LMC: What kind of reception do you anticipate for We Don’t Really Need This / EMBASSY, by far the biggest of your Venetian projects to date?
RB: I don’t have any expectations. I don’t have any control over that. I can control what is happening in EMBASSY and also on the barge. The replica pavilion will be 3.5 x 4 x 2.4 metres. Then there is the boat that pushes the barge. People won’t miss it in the lagoon.
LMC: To get there you asked the public for support through a GoFundMe campaign. Your practice has an inherent contradiction. You critique Aboriginal art as a consumer item while also making Aboriginal art for sale. How do you reconcile those contradictions?
RB: I’m an artist and there is the reality of survival: that is the strongest instinct.
LMC: What does the acquisition of EMBASSY by London’s Tate Modern represent? Is your artwork being colonized by being subsumed into an institution of this standing? Does it undermine your message?
RB: It is very important to have your work accepted into an institution like the Tate. I know that those big museums are trophy rooms for colonial powers. They are the individuals who have benefited the most from the underlying principle of contemporary art. My position within that? I am a spanner in the works for them perhaps. I have to navigate this dilemma on a daily basis.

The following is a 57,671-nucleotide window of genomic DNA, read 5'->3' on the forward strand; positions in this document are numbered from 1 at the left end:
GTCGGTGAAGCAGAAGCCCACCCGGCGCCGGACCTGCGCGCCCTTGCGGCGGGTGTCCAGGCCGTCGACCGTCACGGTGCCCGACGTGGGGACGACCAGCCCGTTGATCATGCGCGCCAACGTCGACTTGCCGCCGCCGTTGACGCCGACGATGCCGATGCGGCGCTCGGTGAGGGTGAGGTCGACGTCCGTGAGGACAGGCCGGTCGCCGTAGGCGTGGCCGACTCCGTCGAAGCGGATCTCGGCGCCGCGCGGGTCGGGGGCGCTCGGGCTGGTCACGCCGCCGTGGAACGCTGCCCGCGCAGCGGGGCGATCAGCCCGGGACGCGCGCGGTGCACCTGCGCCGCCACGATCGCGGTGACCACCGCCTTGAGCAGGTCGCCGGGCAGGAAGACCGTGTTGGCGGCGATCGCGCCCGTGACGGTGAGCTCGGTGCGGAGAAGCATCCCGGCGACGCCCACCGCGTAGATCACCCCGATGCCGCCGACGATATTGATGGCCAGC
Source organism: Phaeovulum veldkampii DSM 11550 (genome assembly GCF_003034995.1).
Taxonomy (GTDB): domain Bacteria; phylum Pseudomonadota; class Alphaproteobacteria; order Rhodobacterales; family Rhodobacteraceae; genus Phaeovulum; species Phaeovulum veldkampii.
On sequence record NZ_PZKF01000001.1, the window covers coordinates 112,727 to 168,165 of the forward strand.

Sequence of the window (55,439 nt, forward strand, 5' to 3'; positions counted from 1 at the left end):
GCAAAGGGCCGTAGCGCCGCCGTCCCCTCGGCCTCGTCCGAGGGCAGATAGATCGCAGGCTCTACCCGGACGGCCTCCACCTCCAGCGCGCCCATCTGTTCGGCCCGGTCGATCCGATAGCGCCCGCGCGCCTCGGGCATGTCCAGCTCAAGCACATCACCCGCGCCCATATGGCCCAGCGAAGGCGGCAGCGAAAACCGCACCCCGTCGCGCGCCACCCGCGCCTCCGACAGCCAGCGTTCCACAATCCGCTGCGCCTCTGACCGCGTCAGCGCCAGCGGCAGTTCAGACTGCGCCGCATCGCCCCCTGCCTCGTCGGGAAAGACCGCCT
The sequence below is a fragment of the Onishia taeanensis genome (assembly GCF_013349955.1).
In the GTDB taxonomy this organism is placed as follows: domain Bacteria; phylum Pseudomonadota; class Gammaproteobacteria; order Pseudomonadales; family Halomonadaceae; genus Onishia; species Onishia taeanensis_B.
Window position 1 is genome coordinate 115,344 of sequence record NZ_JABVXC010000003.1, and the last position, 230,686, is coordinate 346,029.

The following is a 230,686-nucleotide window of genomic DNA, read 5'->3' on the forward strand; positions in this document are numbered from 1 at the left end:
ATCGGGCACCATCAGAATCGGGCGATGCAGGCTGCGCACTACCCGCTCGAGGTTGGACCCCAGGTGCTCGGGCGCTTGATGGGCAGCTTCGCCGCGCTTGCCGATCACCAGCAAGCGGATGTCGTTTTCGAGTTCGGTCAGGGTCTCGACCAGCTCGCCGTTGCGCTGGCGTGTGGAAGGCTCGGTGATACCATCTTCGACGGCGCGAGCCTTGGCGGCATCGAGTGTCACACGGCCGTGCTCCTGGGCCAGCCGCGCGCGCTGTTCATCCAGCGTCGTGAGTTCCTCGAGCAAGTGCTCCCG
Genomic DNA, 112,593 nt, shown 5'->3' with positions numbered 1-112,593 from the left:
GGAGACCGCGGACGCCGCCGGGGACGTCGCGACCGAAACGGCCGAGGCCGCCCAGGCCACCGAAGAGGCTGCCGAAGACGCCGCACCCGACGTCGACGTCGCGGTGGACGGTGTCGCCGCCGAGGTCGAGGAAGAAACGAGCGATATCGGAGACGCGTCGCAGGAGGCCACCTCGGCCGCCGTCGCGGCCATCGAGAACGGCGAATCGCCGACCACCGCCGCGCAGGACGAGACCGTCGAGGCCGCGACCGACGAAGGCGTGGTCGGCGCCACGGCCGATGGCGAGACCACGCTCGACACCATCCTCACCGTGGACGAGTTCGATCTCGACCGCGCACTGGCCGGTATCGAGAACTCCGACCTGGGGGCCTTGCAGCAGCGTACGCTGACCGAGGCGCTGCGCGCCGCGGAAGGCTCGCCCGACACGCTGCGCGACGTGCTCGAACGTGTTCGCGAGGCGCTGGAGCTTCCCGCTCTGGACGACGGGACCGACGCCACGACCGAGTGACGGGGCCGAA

The commercial reality is that political art is what I do. It is not décor or design. Political art only makes up four per cent of the market. I see that as an opportunity – to grow something from four percent to 96 per cent.
LMC: What are your plans for EMBASSY after the event in Venice?
RB: I will be setting up for the 2021 show of EMBASSY at the Tate Modern. I think the Tate is working to decolonize their collection. My practice critiques colonialism and contemporary art and how it’s positioned. So it is like the be all and end all of art on this planet which is some kind of chauvinism! Curator Maura Reilly, in her research, found that art in selected major collections is 95% white male, 4% white female and 1% is made by the rest of the world’s population. We need lots more black and brown people in these collections.
… no tin shack … / EMBASSY
Lagoon and Giardino della Marinaressa, Venice
8 – 24 November
The Venice Biennale (La Biennale di Venezia): May You Live In Interesting Times
Giardini and Arsenale, Venice
11 May – 24 November
Richard Bell in conversation with Larissa Behrendt: Venice Biennale Slideshow
Artspace (Level 2, Seminar Room)
Saturday 14 September, 2:30pm
Free event—RSVP essential.